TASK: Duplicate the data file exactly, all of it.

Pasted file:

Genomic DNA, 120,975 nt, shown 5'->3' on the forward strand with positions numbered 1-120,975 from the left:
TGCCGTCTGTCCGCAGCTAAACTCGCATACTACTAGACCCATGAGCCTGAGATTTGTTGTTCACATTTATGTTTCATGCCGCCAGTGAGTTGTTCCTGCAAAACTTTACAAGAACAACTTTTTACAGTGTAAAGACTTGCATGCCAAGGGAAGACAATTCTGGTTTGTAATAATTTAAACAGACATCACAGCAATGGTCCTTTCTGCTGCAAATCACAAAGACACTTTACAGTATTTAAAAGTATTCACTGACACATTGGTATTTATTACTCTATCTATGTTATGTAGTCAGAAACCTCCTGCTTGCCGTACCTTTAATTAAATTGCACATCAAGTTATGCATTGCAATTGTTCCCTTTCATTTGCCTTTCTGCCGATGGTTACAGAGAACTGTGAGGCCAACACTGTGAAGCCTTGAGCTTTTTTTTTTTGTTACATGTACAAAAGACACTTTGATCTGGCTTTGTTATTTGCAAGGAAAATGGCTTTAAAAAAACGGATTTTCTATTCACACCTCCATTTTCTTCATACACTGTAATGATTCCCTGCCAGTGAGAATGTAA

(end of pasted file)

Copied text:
Genomic DNA, 120,975 nt, shown 5'->3' on the forward strand with positions numbered 1-120,975 from the left:
TGCCGTCTGTCCGCAGCTAAACTCGCATACTACTAGACCCATGAGCCTGAGATTTGTTGTTCACATTTATGTTTCATGCCGCCAGTGAGTTGTTCCTGCAAAACTTTACAAGAACAACTTTTTACAGTGTAAAGACTTGCATGCCAAGGGAAGACAATTCTGGTTTGTAATAATTTAAACAGACATCACAGCAATGGTCCTTTCTGCTGCAAATCACAAAGACACTTTACAGTATTTAAAAGTATTCACTGACACATTGGTATTTATTACTCTATCTATGTTATGTAGTCAGAAACCTCCTGCTTGCCGTACCTTTAATTAAATTGCACATCAAGTTATGCATTGCAATTGTTCCCTTTCATTTGCCTTTCTGCCGATGGTTACAGAGAACTGTGAGGCCAACACTGTGAAGCCTTGAGCTTTTTTTTTTTGTTACATGTACAAAAGACACTTTGATCTGGCTTTGTTATTTGCAAGGAAAATGGCTTTAAAAAAACGGATTTTCTATTCACACCTCCATTTTCTTCATACACTGTAATGATTCCCTGCCAGTGAGAATGTAA